Bevacizumab Plus Paclitaxel Increases Response and Progression-Free Survival in Metastatic Breast Cancer

Paula Moyer, MA

May 18, 2005

May 18, 2005 (Orlando) — Adding the monoclonal antibody bevacizumab (Avastin) to paclitaxel (Taxol), which targets vascular endothelial growth factor, significantly prolongs survival and increases the response rate in patients with metastatic breast cancer, according to investigators whose findings were presented here at the American Society of Clinical Oncology (ASCO) 2005 Annual Meeting.

"This is a positive study," said principal investigator Kathy D. Miller, MD, at a late-breaking session. "The addition significantly improved the progression-free survival from 6.1 months to nearly 11 months, with a hazard ratio of 0.498, which is highly significant." Dr. Miller is an associate professor of hematology and oncology at Indiana University in Indianapolis.

Dr. Miller and her coinvestigators wanted to see if bevacizumab would be effective in breast cancer based on positive findings seen in other solid tumors that had metastasized. Therefore, they commenced the Eastern Cooperative Oncology Group's Breast Cancer Intergroup Trial E-2100, a randomized phase 3 trial to compare weekly paclitaxel plus bevacizumab with weekly paclitaxel alone as first-line treatment of women with locally recurrent or metastatic breast cancer.

The paclitaxel dose was 90 mg/m2 and given on days 1, 8, and 15 of a 28-day cycle. The patients in the bevacizumab-containing treatment group received a dose of 10 mg/kg on days 1 and 15. The patients were a median of 55 years old. Approximately 40% of patients had progressed within two years of adjuvant therapy.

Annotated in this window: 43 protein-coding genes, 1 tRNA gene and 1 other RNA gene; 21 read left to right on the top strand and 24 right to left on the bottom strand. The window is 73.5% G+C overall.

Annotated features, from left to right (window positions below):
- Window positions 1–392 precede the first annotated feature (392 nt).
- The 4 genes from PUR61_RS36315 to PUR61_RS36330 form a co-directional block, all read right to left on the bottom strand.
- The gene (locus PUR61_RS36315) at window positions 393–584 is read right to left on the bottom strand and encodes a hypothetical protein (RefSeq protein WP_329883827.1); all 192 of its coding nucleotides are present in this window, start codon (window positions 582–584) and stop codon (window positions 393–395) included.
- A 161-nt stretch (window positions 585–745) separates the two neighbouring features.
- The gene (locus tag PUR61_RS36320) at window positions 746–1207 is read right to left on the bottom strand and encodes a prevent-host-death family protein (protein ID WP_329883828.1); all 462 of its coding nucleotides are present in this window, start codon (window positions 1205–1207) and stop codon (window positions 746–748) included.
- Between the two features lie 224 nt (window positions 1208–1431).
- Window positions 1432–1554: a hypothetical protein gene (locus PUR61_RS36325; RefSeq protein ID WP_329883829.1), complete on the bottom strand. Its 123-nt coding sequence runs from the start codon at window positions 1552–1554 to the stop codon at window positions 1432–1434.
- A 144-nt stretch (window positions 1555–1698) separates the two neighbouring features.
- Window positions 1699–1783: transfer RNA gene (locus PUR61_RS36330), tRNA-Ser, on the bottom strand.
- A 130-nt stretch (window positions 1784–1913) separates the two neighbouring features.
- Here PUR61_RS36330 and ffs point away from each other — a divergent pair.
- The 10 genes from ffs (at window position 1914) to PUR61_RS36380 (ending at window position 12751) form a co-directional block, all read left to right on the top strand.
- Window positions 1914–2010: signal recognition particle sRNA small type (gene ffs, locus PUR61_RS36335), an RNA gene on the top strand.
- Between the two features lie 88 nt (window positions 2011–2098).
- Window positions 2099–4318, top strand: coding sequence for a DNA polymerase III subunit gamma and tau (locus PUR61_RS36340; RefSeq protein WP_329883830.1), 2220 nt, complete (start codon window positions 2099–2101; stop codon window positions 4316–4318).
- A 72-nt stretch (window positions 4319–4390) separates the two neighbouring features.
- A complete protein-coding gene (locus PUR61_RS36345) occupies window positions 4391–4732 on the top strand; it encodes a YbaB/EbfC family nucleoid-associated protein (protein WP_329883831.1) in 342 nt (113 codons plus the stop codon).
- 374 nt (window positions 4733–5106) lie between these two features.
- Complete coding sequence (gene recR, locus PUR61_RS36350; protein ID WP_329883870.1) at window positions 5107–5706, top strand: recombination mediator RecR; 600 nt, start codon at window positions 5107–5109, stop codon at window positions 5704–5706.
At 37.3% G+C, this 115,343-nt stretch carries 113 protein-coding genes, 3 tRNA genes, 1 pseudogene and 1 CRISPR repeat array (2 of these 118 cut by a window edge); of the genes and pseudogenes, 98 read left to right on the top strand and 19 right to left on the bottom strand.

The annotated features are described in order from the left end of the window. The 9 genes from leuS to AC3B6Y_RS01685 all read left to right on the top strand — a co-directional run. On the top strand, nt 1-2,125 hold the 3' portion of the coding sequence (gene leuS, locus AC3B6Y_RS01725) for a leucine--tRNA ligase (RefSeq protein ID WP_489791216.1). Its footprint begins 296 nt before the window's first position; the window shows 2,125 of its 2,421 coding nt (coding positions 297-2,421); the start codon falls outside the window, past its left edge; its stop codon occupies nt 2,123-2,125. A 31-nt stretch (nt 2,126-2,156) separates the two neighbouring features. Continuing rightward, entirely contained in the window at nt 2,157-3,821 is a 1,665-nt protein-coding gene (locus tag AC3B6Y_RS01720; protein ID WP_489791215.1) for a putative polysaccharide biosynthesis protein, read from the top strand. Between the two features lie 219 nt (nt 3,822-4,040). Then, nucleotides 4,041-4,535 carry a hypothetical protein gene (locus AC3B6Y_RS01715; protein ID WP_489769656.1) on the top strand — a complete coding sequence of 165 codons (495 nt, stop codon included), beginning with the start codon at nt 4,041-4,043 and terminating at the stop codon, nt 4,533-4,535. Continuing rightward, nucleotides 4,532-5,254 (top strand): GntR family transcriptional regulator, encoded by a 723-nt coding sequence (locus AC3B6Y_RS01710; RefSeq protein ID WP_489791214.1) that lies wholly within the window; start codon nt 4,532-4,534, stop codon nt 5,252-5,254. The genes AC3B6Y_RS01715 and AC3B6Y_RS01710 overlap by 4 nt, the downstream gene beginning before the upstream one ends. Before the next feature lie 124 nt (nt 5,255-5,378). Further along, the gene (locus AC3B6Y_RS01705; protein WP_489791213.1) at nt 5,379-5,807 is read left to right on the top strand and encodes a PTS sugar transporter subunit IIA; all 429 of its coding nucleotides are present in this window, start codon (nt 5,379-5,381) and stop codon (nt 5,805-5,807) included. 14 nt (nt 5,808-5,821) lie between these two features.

"The addition of bevacizumab to paclitaxel clearly improved the response rates, from 14.2% to 28.2%," Dr. Miller said. "It significantly improved the progression-free survival from 6.1 months to nearly 11 months, with a hazard ratio of 0.498, which is highly significant." When the investigators analyzed the overall survival data, the researchers found that the combination therapy had a hazard ratio of 0.67.

The adverse events were consistent with those known for both drugs, Dr. Miller said. For example, approximately 13% of bevacizumab-treated patients developed hypertension that required treatment, and approximately 2.5% developed proteinuria of 2 g or more of protein per day. Grade 3 neuropathy occurred in 13.6% of patients receiving paclitaxel alone and in 19.9% of those in the bevacizumab group.

"These findings are exciting because this is the first time an antiangiogenic agent has been found to be successful in breast cancer," said Gabriel N Hortobagyi, MD, in an interview seeking outside comment." Dr. Hortobagyi is the president-elect of ASCO and the chair of the breast medical oncology department at the University of Texas M. D. Anderson Cancer Center in Houston. "It is one of the few agents that has been proven to prolong survival in metastatic disease." Dr. Hortobagyi added that the adverse events, particularly the potential for cardiovascular events, needed to be carefully monitored, but pointed out the benefits clearly outweighed the risks.

ASCO 2005 Annual Meeting: Late-breaking session. Presented May 16, 2005.

Reviewed by Gary D. Vogin, MD

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